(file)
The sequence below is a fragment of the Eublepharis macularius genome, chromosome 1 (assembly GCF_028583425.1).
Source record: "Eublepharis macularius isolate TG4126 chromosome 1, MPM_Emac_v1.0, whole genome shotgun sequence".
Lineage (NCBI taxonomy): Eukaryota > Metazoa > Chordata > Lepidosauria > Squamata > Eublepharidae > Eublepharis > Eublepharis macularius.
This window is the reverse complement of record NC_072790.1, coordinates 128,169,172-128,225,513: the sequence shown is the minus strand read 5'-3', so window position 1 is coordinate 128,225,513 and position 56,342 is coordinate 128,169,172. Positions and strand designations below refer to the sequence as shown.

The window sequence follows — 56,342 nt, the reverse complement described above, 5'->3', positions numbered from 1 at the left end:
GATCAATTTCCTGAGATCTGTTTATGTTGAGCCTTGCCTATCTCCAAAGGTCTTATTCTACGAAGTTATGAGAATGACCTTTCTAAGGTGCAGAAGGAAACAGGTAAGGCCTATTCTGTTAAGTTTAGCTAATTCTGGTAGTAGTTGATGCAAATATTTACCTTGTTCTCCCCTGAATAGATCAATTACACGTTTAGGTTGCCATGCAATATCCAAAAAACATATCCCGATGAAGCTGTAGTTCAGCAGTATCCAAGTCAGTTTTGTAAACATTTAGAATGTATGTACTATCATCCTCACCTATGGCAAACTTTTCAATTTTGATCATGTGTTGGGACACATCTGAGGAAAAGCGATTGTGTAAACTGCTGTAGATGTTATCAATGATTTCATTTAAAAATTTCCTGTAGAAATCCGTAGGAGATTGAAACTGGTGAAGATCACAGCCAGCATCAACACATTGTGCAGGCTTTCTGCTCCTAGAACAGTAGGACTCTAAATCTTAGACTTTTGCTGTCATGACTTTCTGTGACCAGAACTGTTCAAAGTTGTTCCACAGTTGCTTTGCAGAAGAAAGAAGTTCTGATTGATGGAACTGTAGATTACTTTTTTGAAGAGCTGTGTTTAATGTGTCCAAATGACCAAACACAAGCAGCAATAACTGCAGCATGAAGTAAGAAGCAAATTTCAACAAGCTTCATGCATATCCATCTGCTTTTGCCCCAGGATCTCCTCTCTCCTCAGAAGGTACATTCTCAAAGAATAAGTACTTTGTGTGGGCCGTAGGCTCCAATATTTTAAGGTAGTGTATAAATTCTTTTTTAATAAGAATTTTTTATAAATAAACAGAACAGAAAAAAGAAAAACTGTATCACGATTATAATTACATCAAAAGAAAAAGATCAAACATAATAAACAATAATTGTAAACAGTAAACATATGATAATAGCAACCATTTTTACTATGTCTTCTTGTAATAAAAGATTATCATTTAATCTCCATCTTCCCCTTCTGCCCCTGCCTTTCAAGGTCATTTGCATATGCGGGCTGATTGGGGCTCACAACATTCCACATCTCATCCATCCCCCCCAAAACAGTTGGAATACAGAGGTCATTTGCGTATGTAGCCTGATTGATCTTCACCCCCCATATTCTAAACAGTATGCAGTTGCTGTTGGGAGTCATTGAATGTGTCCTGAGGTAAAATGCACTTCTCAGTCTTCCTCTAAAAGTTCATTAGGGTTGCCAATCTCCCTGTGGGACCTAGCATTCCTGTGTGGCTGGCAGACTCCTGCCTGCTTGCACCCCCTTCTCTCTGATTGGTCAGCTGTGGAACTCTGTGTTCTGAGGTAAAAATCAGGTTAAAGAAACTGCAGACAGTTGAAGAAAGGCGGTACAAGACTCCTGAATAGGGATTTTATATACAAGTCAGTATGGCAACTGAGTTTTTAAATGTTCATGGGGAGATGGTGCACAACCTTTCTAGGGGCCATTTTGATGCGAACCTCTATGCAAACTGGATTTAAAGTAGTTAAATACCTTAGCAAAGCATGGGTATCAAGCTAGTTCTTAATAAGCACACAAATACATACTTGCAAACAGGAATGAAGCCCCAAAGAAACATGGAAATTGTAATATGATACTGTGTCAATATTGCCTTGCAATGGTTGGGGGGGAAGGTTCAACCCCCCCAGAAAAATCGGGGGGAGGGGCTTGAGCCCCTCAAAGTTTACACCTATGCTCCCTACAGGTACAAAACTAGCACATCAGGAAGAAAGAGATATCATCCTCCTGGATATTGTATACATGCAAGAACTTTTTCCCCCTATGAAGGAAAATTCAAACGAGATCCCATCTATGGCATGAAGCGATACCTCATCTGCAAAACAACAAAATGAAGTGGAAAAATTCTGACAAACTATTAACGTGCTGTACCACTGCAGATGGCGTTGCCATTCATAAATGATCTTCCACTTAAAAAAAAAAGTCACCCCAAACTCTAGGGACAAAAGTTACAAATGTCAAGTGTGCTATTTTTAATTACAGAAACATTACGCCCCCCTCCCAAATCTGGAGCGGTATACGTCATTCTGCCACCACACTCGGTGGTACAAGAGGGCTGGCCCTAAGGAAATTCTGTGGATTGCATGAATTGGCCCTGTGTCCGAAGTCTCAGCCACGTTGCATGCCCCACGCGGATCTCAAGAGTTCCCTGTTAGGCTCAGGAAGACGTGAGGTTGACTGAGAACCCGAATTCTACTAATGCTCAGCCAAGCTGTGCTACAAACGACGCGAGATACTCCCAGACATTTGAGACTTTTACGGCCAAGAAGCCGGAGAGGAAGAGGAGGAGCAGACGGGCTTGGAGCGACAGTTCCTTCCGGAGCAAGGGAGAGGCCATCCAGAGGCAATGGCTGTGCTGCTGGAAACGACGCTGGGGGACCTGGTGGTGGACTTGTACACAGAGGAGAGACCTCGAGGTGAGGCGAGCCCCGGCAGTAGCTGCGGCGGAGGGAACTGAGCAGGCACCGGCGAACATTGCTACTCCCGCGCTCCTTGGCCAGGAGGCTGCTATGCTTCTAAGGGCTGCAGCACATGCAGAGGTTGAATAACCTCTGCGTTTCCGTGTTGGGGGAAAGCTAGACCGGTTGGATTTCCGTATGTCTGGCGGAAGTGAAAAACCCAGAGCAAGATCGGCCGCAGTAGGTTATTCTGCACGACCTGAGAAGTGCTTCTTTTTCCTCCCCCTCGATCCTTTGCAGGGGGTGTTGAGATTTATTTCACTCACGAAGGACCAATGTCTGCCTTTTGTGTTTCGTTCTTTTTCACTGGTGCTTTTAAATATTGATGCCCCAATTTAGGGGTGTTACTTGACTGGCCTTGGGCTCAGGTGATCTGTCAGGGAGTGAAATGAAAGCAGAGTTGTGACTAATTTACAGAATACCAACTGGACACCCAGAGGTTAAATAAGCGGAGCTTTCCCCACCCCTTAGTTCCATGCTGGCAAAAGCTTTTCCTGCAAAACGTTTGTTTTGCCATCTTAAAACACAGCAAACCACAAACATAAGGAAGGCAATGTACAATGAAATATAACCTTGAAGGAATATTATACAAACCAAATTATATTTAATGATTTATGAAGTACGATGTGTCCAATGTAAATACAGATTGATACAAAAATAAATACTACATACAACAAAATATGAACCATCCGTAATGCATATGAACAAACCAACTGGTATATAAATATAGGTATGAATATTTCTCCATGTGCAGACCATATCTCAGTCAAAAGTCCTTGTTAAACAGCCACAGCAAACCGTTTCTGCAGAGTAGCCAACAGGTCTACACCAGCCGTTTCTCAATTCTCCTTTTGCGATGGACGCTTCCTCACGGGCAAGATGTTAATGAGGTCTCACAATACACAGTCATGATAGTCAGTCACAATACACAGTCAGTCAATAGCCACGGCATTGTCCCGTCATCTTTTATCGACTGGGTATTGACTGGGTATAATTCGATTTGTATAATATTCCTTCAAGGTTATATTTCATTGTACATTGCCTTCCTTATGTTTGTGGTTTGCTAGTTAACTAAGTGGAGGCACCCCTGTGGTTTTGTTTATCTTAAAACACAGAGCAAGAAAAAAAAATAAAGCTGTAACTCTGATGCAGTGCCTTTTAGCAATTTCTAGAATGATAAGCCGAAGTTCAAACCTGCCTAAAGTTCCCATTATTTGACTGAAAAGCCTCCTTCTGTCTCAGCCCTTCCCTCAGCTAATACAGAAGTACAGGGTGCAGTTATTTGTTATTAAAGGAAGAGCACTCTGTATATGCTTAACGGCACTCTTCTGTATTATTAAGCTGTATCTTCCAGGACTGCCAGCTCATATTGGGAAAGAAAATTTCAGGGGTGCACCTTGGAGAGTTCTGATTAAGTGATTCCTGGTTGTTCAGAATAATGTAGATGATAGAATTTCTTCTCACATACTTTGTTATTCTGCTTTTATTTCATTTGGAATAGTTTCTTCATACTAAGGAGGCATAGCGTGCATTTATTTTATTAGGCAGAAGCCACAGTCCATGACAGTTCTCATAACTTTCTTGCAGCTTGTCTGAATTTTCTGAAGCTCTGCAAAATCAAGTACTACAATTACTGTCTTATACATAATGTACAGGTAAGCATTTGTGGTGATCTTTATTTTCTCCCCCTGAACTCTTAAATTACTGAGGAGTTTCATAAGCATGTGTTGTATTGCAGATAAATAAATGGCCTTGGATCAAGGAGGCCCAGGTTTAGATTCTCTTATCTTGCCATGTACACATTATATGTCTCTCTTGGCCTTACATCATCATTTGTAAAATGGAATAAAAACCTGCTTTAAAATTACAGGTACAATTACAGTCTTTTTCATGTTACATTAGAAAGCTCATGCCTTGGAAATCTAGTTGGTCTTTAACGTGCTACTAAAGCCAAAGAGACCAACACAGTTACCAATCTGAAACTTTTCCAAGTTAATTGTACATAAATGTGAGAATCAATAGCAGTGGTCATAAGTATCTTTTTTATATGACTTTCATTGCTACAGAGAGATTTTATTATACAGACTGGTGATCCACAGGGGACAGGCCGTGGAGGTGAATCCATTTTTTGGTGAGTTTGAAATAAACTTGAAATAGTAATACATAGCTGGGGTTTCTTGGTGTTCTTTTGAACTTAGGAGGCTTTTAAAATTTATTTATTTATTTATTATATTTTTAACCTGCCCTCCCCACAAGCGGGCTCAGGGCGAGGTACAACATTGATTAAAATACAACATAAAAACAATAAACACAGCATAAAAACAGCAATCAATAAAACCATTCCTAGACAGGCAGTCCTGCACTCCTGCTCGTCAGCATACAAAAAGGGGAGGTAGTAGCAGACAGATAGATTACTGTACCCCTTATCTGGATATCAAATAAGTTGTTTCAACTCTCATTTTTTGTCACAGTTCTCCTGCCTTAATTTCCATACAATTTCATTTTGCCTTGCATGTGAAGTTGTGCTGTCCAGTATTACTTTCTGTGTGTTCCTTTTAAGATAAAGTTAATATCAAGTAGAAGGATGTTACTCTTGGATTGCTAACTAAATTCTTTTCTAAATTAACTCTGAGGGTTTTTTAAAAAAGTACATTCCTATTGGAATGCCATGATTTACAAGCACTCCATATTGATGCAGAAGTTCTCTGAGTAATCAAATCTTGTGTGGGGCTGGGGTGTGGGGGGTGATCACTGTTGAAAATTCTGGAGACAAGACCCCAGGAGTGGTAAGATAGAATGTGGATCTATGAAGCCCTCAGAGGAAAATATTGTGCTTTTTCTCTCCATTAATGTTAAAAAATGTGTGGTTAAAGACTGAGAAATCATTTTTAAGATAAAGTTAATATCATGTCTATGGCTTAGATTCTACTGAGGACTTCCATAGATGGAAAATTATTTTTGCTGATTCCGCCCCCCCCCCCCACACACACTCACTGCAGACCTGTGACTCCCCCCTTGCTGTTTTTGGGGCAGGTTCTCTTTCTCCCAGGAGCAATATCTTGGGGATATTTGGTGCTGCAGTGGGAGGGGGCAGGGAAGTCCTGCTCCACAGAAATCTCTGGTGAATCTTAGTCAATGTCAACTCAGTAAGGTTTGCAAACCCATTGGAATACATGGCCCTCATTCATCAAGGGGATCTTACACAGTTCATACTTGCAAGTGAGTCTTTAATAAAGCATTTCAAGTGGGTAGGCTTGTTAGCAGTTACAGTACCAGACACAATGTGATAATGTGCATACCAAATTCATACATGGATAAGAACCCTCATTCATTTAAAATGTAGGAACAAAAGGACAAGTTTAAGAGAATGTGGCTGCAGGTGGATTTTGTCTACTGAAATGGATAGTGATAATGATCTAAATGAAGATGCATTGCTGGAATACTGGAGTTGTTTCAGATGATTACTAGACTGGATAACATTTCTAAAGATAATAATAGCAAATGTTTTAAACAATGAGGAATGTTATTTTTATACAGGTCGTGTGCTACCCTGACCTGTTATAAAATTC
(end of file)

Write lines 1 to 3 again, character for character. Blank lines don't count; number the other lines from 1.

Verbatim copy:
The sequence below is a fragment of the Eublepharis macularius genome, chromosome 1 (assembly GCF_028583425.1).
Source record: "Eublepharis macularius isolate TG4126 chromosome 1, MPM_Emac_v1.0, whole genome shotgun sequence".
Lineage (NCBI taxonomy): Eukaryota > Metazoa > Chordata > Lepidosauria > Squamata > Eublepharidae > Eublepharis > Eublepharis macularius.